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LIBOR Transition

LIBOR Transition Update

Introduction

The following information is intended to help our clients better understand the transition from LIBOR to an alternative benchmark interest rate. In 2017, banking regulators announced the phase-out of LIBOR with a goal of replacing it with a more reliable and robust benchmark. More recently, on March 5, 2021, the Financial Conduct Authority (FCA) formally announced the future ceasing of and loss of representativeness of LIBOR. Prosperity Bank is well on its way to making this transition and will cease using LIBOR for any new or modified transactions by no later than the end of this year (2021).

 

LIBOR Transition - Frequently Asked Questions (FAQs)

What is LIBOR?

The London Interbank Offered Rate (LIBOR) is also often referred to as the LIBOR index or LIBOR rate. LIBOR is one of the most important interest rate benchmarks in the world and is widely used to establish the rate to be paid on many variable-rate and short-term financial instruments. These include commercial loans, mortgages, derivatives, student loans, bonds, credit cards and interbank products. Fifteen LIBOR maturity terms ranging from overnight-to one year are currently being reported and used globally on a daily basis for transactions based in US dollars and other major international currencies.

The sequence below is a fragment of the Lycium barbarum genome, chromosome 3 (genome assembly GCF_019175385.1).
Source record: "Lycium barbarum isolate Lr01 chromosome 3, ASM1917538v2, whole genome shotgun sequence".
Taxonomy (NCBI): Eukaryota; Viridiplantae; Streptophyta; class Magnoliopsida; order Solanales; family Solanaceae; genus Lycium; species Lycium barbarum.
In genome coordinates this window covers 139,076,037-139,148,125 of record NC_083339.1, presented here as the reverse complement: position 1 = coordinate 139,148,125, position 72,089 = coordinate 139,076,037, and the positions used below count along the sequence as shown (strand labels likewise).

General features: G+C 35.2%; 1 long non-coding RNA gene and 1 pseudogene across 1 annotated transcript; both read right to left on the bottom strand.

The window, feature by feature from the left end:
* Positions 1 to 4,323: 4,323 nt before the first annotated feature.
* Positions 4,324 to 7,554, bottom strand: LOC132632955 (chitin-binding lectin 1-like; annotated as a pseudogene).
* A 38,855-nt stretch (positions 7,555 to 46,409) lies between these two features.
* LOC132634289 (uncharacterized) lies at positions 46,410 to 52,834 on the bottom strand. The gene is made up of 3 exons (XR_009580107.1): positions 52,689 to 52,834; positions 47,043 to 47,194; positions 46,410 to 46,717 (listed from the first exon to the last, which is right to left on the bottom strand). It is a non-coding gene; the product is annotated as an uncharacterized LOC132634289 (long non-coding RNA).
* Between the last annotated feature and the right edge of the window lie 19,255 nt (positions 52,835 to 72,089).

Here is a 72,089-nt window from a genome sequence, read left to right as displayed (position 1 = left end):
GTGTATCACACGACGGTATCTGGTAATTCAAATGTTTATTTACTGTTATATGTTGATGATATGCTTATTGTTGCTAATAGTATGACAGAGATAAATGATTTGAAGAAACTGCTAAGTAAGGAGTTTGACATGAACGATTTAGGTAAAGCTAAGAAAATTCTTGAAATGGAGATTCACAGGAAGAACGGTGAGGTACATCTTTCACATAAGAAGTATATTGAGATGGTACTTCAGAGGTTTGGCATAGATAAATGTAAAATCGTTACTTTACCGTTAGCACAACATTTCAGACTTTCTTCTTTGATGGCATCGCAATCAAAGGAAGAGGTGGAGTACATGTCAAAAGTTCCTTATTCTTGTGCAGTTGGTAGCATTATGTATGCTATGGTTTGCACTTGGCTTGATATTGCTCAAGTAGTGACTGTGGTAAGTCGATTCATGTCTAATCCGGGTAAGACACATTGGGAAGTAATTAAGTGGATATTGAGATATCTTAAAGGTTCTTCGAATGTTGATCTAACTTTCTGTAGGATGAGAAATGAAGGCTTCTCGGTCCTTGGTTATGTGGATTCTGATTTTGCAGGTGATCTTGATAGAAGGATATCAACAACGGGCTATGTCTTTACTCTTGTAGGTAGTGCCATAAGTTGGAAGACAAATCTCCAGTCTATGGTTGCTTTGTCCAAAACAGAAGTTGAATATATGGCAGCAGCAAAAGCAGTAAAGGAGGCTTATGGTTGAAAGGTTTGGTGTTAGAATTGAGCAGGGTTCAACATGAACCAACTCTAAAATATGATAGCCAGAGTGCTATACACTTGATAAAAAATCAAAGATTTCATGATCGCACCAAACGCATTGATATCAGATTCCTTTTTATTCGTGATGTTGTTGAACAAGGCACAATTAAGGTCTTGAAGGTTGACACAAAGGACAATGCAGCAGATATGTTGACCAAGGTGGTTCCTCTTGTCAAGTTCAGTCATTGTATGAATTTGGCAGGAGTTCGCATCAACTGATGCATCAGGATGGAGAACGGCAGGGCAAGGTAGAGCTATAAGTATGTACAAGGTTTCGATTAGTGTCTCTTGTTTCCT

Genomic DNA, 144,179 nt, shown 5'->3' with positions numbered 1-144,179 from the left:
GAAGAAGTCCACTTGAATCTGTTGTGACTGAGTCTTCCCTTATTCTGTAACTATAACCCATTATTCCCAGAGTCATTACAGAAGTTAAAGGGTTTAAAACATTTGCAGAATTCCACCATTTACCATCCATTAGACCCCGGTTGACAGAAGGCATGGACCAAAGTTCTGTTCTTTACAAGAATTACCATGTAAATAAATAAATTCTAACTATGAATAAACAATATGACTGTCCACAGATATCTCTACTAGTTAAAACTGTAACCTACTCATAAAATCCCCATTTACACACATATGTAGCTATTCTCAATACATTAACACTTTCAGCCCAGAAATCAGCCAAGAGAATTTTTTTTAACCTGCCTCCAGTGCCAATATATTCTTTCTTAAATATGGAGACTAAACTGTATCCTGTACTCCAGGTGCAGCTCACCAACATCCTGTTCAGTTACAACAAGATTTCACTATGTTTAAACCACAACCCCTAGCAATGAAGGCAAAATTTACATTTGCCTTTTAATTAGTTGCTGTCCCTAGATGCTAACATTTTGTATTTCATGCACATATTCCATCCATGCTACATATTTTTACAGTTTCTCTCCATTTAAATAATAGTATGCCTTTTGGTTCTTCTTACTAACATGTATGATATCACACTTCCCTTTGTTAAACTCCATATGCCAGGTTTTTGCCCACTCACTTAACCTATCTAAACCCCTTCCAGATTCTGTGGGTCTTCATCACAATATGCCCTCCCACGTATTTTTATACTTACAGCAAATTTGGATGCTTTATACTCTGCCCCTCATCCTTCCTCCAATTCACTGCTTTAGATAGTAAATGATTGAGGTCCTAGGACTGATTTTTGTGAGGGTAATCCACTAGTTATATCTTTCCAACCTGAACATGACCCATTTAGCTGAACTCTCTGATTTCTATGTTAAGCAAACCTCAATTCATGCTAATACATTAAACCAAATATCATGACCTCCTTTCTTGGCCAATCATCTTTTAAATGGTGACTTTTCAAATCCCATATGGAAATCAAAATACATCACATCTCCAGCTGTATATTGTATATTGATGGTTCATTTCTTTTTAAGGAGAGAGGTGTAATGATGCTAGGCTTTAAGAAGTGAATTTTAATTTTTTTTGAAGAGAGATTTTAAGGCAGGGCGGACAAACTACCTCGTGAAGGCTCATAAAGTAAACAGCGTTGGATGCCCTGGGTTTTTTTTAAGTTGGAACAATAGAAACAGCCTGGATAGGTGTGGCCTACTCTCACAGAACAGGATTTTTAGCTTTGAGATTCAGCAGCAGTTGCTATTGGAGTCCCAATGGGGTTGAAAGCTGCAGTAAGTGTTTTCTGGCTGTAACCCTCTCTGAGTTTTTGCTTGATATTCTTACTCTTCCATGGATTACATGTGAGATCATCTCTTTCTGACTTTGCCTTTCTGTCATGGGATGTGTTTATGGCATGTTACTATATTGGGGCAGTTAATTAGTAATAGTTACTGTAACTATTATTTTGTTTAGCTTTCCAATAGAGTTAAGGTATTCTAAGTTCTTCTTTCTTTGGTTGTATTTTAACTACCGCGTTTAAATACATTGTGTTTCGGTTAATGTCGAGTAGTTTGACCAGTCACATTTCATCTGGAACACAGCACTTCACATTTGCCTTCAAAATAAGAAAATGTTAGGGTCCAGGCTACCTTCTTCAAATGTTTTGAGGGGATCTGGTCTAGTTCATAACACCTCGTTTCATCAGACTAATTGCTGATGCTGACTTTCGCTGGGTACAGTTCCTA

How is LIBOR calculated?

LIBOR is based upon a survey of leading international banks. The banks report how much it would cost them to borrow in U.S. dollars from another bank on an unsecured, short-term basis. These reported borrowing costs do not necessarily have to be based on actual transactions and may be estimated within certain defined parameters. The reported rates are compiled and published daily by the Intercontinental Exchange (ICE).


Why is LIBOR being discontinued?